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I Am My Own Wife

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 Tackling multiple characters with one actor in Venice Theatre’s I Am My Own Wife.   By Kay Kipling   Certain people play a highly individual role in history, and judging from the play I Am My Own Wife, now at Venice Theatre’s Stage II, Charlotte von Mahlsdorf was one of them. A transvestite born in […]

January 12, 2010


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 Tackling multiple characters with one actor in Venice Theatre’s I Am My Own Wife.
 
By Kay Kipling
 
Certain people play a highly individual role in history, and judging from the play I Am My Own Wife, now at Venice Theatre’s Stage II, Charlotte von Mahlsdorf was one of them. A transvestite born in Berlin in the late 1920s, he/she lived through both the Nazi regime and the Communist rule of East Germany, all the while saving and acquiring for a personal museum objects from a golden age of German living that lasted from about 1870 to 1900.
 
Von Mahlsdorf treasured those objects above all else—including, apparently, human relationships—and the opening of Doug Wright’s award-winning play shows her (Jeremy Heideman) carefully displaying some of them to the audience and explaining their place in her collection. But although Charlotte speaks quietly, while frequently fingering the pearls she wears around her neck, this is no dull history lesson; she has lived through dramatic world changes in her own way, and it is up to Heideman to present not only Charlotte but a host of other characters in this one-man show—from SS officers and prison guards to her own brutal father, American soldiers and the playwright himself.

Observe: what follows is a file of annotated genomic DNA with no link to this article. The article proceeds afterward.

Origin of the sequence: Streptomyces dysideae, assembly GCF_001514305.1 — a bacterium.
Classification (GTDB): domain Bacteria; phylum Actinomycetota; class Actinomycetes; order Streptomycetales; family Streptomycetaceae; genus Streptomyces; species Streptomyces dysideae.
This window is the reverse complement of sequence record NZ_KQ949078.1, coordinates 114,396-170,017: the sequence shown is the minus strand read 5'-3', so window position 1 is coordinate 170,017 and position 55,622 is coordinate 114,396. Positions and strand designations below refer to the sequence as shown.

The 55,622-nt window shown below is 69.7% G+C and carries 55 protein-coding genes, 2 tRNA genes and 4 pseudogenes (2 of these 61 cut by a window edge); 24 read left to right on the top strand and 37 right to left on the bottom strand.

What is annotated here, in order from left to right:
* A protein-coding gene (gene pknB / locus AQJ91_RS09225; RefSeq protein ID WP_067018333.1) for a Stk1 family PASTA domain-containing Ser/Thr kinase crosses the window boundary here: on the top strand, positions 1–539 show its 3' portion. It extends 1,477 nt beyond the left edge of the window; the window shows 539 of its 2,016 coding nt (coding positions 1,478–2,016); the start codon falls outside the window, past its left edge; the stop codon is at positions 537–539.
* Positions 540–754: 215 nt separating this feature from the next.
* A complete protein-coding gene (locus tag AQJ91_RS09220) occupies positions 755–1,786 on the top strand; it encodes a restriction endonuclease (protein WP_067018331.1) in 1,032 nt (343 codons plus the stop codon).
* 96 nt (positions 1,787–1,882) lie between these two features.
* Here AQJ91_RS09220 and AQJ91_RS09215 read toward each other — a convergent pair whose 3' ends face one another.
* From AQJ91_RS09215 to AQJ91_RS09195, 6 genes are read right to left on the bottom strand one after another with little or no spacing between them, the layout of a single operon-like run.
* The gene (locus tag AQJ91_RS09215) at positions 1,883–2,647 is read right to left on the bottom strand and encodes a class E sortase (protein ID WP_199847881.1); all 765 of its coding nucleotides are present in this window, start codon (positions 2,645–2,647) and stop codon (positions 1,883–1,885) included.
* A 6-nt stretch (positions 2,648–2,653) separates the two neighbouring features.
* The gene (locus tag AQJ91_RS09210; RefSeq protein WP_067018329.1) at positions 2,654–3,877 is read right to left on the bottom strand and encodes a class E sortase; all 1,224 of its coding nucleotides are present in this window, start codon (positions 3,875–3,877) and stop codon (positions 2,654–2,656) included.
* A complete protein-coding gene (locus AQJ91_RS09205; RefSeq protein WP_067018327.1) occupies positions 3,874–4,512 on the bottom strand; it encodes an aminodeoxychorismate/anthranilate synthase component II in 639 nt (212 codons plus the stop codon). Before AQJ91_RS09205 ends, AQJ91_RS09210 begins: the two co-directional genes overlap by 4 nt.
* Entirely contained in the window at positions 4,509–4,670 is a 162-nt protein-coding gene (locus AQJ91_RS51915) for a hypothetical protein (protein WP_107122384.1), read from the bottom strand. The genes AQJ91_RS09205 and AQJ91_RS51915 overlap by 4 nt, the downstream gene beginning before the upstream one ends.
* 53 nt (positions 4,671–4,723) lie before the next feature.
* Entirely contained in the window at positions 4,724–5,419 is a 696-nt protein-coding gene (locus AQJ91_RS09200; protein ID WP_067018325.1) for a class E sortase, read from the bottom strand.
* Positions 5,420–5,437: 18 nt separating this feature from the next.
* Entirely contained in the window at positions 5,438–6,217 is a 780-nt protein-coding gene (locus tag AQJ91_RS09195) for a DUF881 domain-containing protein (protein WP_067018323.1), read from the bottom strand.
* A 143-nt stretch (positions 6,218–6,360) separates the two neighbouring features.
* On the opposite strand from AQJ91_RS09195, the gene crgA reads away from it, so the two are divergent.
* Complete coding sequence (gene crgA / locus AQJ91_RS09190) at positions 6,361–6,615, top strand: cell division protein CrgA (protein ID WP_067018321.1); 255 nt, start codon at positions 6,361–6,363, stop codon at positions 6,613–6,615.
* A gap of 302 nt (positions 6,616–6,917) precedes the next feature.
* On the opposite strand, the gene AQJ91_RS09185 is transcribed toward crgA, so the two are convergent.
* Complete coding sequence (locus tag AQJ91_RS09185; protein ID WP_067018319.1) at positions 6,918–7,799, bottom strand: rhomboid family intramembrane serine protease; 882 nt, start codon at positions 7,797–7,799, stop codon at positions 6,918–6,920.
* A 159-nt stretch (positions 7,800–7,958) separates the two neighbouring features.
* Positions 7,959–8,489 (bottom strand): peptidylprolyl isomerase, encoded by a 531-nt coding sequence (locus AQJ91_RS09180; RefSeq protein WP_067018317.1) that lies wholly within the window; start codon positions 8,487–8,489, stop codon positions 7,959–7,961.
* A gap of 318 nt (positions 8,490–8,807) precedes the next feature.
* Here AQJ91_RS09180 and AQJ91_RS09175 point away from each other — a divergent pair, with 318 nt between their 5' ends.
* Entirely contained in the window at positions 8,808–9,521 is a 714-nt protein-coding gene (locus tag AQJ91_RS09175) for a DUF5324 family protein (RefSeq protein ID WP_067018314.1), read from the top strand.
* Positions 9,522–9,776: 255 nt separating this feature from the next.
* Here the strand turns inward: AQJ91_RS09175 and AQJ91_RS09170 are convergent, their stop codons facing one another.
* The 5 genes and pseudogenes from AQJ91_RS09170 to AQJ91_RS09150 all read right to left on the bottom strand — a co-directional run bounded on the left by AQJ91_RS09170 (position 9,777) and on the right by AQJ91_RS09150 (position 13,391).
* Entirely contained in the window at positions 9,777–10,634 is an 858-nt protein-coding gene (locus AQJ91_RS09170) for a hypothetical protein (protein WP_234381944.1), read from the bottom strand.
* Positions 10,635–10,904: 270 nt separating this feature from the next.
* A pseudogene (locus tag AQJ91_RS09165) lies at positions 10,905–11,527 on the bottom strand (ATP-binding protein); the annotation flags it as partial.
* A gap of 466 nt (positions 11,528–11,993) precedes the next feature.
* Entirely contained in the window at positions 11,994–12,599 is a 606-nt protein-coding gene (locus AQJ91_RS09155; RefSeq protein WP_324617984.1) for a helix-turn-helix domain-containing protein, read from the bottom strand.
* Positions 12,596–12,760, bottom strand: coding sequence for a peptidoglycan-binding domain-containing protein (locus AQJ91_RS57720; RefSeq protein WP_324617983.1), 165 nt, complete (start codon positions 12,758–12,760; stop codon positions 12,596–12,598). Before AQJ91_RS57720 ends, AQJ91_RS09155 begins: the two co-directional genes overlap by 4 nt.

That requires what are often lightning quick changes of both body language and vocal styles, as Heideman makes transitions of gender, nationality and personality. While Wright’s play seldom rises to great dramatic heights, there is something about I Am My Own Wife and Charlotte that lingers with you after the curtain. She is far from a simple character, as the playwright comes to discover in his interviews with and research about her; like any of us, she has depths and secrets and is neither wholly one thing or another, in more ways than just her sexuality.
 
Heideman, as directed by Allan Kollar, does an impressive job of making those transitions without being bravura about it; while Charlotte has the most stage time, he makes other people in the play come to life, too, especially a homosexual colleague who ends up in prison under the East German regime. And the set, by Kirk V. Hughes, makes a convincing repository of the old lamps, clocks and curios that Charlotte loves.
 
I Am My Own Wife continues through Jan. 24; call 488-1115 or go to venicestage.com for tickets.